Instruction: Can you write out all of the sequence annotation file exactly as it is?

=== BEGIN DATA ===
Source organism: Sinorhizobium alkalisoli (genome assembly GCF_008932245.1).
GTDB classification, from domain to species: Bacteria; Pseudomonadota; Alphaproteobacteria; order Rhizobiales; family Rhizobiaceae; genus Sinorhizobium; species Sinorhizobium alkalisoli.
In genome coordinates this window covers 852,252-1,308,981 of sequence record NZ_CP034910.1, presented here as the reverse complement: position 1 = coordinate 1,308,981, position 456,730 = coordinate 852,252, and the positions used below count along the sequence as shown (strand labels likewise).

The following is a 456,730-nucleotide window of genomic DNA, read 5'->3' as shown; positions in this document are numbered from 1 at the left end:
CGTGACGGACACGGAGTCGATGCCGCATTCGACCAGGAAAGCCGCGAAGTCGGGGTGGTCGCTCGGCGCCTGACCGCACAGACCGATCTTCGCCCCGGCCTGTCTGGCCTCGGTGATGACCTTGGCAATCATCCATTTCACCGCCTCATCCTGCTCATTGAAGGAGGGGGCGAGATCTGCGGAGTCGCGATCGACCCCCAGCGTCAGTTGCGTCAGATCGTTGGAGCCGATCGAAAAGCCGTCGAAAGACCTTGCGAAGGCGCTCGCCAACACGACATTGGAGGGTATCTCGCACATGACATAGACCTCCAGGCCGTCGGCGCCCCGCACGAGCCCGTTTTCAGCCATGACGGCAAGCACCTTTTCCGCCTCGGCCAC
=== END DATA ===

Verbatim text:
Source organism: Sinorhizobium alkalisoli (genome assembly GCF_008932245.1).
GTDB classification, from domain to species: Bacteria; Pseudomonadota; Alphaproteobacteria; order Rhizobiales; family Rhizobiaceae; genus Sinorhizobium; species Sinorhizobium alkalisoli.
In genome coordinates this window covers 852,252-1,308,981 of sequence record NZ_CP034910.1, presented here as the reverse complement: position 1 = coordinate 1,308,981, position 456,730 = coordinate 852,252, and the positions used below count along the sequence as shown (strand labels likewise).

The following is a 456,730-nucleotide window of genomic DNA, read 5'->3' as shown; positions in this document are numbered from 1 at the left end:
CGTGACGGACACGGAGTCGATGCCGCATTCGACCAGGAAAGCCGCGAAGTCGGGGTGGTCGCTCGGCGCCTGACCGCACAGACCGATCTTCGCCCCGGCCTGTCTGGCCTCGGTGATGACCTTGGCAATCATCCATTTCACCGCCTCATCCTGCTCATTGAAGGAGGGGGCGAGATCTGCGGAGTCGCGATCGACCCCCAGCGTCAGTTGCGTCAGATCGTTGGAGCCGATCGAAAAGCCGTCGAAAGACCTTGCGAAGGCGCTCGCCAACACGACATTGGAGGGTATCTCGCACATGACATAGACCTCCAGGCCGTCGGCGCCCCGCACGAGCCCGTTTTCAGCCATGACGGCAAGCACCTTTTCCGCCTCGGCCAC